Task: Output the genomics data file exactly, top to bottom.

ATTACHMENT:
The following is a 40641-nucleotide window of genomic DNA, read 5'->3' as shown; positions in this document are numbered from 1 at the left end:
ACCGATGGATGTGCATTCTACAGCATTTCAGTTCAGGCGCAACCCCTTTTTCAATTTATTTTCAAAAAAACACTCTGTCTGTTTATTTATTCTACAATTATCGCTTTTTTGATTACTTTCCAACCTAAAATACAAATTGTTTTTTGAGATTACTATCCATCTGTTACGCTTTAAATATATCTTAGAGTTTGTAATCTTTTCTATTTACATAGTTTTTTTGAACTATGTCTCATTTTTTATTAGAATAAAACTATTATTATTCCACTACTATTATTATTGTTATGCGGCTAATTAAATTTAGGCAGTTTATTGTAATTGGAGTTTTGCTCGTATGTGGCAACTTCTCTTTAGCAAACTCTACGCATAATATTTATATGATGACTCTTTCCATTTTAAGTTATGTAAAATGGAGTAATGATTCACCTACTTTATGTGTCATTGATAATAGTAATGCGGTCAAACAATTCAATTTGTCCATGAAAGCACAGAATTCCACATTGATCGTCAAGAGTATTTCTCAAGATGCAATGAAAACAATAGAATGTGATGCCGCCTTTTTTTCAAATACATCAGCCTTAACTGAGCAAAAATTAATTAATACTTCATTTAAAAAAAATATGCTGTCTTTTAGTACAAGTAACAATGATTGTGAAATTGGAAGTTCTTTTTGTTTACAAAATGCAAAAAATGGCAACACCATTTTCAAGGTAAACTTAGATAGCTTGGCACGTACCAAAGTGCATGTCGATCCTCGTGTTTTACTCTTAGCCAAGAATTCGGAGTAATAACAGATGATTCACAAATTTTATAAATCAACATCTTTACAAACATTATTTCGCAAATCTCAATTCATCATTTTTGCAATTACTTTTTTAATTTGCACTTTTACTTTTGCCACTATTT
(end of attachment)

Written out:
The following is a 40641-nucleotide window of genomic DNA, read 5'->3' as shown; positions in this document are numbered from 1 at the left end:
ACCGATGGATGTGCATTCTACAGCATTTCAGTTCAGGCGCAACCCCTTTTTCAATTTATTTTCAAAAAAACACTCTGTCTGTTTATTTATTCTACAATTATCGCTTTTTTGATTACTTTCCAACCTAAAATACAAATTGTTTTTTGAGATTACTATCCATCTGTTACGCTTTAAATATATCTTAGAGTTTGTAATCTTTTCTATTTACATAGTTTTTTTGAACTATGTCTCATTTTTTATTAGAATAAAACTATTATTATTCCACTACTATTATTATTGTTATGCGGCTAATTAAATTTAGGCAGTTTATTGTAATTGGAGTTTTGCTCGTATGTGGCAACTTCTCTTTAGCAAACTCTACGCATAATATTTATATGATGACTCTTTCCATTTTAAGTTATGTAAAATGGAGTAATGATTCACCTACTTTATGTGTCATTGATAATAGTAATGCGGTCAAACAATTCAATTTGTCCATGAAAGCACAGAATTCCACATTGATCGTCAAGAGTATTTCTCAAGATGCAATGAAAACAATAGAATGTGATGCCGCCTTTTTTTCAAATACATCAGCCTTAACTGAGCAAAAATTAATTAATACTTCATTTAAAAAAAATATGCTGTCTTTTAGTACAAGTAACAATGATTGTGAAATTGGAAGTTCTTTTTGTTTACAAAATGCAAAAAATGGCAACACCATTTTCAAGGTAAACTTAGATAGCTTGGCACGTACCAAAGTGCATGTCGATCCTCGTGTTTTACTCTTAGCCAAGAATTCGGAGTAATAACAGATGATTCACAAATTTTATAAATCAACATCTTTACAAACATTATTTCGCAAATCTCAATTCATCATTTTTGCAATTACTTTTTTAATTTGCACTTTTACTTTTGCCACTATTT